• Get Your Green Thumb Out: 7 Easy Vegetables to Plant in June ?

    May 28th, 2018 | by
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    Growing your own vegetables can be very fun and rewarding! We are lucky to live in South East Queensland where we can grow vegetables all year round and have so many options about what to plant. There is no better meal than the one when you have grown the ingredients yourself so we have put together 7 of our favourite vegetables to plant in June. Why not get started this weekend? There’s no better time to head to your local garden centre and get planting!

    1. Carrots

    Carrots are an excellent vegetable to grow, they can be used to boost every meal from salads to Bolognese. They grow best in full sunlight and can even grow in pots or planters if you’ve run out of room in your veggie patch!

    2. Broccoli

    By planting some well-established seedlings in early June your broccoli will have all winter to develop, it will take up to 12 weeks before heads begin to show. It needs good drainage and plenty of sunlight, although late maturing varieties may prefer some shade to protect them from sudden heat in late spring.

    3. Broad Beans

    Hardy, frost tolerant vegetables with pretty flowers before they produce. Broad beans can be picked straight from the garden and taste delicious, young beans are sweet, tender and succulent.

    4. Lettuce

    The satisfaction of adding your own home-grown lettuce to salads far exceeds store bought lettuce. No need to store – just pick from the garden and serve! Most lettuce varieties should be able to withstand a light frost so can be grown all winter long.

    5. Cucumbers

    Cucumbers grow excellently when sown directly into the soil in early June. There are lots of varieties to choose from, your local garden centre will advice you of the best for your garden. A perfect addition to those winter salads!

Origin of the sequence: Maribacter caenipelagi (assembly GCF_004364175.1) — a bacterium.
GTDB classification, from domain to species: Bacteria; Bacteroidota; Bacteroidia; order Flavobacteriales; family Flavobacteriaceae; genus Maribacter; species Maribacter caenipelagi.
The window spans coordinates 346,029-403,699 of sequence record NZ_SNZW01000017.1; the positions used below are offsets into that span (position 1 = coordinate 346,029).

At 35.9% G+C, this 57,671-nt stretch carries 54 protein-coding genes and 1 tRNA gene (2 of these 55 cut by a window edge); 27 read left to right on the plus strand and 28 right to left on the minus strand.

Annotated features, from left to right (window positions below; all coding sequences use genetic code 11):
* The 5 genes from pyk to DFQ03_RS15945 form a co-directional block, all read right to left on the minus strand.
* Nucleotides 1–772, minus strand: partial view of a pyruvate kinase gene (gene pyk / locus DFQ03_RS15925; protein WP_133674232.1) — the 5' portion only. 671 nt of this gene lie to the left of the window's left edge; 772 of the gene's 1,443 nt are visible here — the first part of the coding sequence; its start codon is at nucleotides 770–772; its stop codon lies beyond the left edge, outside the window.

6. Spinach

    Spinach is a great crop for beginners as it doesn’t require fertilising and can be planted can be planted nearly all year round. Once picked, spinach leaves can be enjoyed wilted in Omelettes and Stir Fry’s or raw in a salad making it an excellent addition to your garden!

    7. Sweet Potatoes

    Sweet Potatoes are a very hardy crop so it is difficult to get it wrong – great for the amateur gardener. It can take up to 4 months but well worth the wait for such a versatile veg!

    Here at Go Turf we love making sure your garden is tip top. Keep an eye on our blog for regular posts on gardening tips including seasonal lawn issues, adding value through landscaping and more. We want to help you make sure your lawn is impeccable and green all year round. We are not only the largest turf suppliers on the Sunshine Coast, we are also experienced green thumbs, just looking to help!Our main turf lines are Wintergreen Couch, Palmetto Buffalo, Empire Turf and Sapphire Buffalo. We have found that these varieties are the best for Queensland’s weather and cater for all budget’s and lawn needs. We pride ourselves on growing and delivering fantastic grass suited for South East Queensland conditions, at an economical price ensuring our clients receive nothing less than fuss free awesome service! Simply contact our helpful team to discuss your turf and fertilising needs.